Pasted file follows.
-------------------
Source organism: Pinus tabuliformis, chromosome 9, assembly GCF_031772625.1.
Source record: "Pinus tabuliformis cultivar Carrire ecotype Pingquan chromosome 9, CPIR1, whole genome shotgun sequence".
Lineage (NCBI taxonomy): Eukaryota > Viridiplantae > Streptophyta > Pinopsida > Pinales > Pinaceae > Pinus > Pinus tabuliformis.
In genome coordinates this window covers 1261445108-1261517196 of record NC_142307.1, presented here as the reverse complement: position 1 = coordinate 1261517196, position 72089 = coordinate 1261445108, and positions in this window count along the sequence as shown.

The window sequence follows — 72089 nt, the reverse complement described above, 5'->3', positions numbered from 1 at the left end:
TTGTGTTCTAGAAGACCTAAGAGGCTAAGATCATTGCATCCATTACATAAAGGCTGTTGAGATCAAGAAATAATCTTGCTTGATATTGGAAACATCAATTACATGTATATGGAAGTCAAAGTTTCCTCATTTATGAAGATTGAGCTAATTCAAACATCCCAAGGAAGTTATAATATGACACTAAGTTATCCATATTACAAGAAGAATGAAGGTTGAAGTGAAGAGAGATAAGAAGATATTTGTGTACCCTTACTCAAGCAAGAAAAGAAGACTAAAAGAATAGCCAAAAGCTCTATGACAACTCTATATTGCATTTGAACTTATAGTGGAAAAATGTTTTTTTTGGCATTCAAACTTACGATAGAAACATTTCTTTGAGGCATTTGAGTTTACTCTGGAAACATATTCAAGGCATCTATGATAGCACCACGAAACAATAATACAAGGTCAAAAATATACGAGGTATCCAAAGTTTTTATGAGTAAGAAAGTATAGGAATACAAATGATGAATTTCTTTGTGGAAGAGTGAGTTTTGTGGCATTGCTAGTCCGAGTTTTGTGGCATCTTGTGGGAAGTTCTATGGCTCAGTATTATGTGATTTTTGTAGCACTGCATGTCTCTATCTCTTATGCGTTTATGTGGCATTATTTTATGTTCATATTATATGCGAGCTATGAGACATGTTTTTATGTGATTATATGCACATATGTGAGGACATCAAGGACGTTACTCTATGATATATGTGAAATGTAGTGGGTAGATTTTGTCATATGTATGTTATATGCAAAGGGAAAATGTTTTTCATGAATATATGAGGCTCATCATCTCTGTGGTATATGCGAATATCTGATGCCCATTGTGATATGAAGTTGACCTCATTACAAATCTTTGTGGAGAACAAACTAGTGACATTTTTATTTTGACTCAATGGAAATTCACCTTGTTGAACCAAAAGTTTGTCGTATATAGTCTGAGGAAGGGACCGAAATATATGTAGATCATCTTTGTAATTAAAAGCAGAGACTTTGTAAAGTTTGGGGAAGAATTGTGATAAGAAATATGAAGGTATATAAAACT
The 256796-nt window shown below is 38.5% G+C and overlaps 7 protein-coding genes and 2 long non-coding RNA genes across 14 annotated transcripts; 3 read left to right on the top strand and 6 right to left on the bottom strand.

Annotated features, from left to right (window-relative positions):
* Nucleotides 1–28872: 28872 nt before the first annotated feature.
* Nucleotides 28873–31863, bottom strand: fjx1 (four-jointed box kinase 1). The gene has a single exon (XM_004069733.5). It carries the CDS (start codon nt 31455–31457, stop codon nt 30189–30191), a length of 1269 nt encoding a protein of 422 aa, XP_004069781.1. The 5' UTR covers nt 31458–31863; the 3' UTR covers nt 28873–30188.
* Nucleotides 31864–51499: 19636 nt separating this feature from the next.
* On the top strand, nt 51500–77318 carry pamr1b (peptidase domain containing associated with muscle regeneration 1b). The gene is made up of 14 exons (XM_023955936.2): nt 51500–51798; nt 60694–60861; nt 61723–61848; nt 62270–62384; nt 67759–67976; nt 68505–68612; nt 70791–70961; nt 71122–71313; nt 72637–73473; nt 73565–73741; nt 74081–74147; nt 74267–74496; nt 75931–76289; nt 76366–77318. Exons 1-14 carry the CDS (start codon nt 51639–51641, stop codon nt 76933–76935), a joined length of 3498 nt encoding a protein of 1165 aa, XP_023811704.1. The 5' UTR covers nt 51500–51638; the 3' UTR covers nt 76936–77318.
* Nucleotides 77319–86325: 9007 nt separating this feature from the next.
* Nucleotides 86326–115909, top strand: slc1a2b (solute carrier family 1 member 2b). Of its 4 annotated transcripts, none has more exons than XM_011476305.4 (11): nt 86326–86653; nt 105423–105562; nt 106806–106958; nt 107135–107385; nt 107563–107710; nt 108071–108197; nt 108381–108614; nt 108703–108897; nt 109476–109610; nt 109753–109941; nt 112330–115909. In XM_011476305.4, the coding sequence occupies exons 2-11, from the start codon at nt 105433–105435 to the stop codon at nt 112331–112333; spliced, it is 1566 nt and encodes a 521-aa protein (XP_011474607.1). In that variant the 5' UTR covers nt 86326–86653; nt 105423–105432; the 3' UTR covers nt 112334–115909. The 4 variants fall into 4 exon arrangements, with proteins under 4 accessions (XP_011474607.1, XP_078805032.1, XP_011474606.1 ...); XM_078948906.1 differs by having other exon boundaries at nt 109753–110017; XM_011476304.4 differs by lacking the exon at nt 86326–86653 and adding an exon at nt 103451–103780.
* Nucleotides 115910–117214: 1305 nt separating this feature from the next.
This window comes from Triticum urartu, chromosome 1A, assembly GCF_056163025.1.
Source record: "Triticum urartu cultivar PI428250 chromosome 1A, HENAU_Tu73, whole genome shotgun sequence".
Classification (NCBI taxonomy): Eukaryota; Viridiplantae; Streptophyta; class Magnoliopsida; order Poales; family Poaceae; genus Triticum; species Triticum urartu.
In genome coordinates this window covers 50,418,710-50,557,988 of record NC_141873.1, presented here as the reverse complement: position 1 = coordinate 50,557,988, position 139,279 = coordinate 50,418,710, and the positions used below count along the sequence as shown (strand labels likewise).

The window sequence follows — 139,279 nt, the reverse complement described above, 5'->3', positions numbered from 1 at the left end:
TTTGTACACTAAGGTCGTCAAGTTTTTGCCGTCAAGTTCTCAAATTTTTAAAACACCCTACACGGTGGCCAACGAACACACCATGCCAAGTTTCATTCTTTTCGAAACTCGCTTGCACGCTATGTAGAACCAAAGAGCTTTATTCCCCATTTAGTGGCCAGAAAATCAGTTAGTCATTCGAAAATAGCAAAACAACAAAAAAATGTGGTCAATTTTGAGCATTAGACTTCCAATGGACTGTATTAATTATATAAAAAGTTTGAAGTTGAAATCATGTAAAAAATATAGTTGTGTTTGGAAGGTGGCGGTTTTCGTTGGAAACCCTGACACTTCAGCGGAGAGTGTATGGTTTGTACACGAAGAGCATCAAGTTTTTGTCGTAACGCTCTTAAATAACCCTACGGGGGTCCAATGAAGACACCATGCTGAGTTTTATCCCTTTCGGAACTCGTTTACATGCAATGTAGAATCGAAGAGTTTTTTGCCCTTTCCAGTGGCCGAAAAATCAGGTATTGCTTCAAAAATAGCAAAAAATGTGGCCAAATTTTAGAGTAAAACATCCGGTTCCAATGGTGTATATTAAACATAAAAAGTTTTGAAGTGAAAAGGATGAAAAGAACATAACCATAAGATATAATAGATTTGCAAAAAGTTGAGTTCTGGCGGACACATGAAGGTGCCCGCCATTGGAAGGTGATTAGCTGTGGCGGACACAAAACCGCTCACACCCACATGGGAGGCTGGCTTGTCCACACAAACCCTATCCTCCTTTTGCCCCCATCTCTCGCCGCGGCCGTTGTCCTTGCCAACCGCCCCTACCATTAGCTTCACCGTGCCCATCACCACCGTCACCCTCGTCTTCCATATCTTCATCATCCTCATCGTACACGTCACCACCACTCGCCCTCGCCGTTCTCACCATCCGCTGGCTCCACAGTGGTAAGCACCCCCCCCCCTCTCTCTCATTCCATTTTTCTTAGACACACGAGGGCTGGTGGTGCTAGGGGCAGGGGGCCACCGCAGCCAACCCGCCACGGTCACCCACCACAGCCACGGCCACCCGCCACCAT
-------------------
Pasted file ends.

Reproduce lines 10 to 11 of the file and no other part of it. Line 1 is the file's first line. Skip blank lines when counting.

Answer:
* Nucleotides 28873–31863, bottom strand: fjx1 (four-jointed box kinase 1). The gene has a single exon (XM_004069733.5). It carries the CDS (start codon nt 31455–31457, stop codon nt 30189–30191), a length of 1269 nt encoding a protein of 422 aa, XP_004069781.1. The 5' UTR covers nt 31458–31863; the 3' UTR covers nt 28873–30188.
* Nucleotides 31864–51499: 19636 nt separating this feature from the next.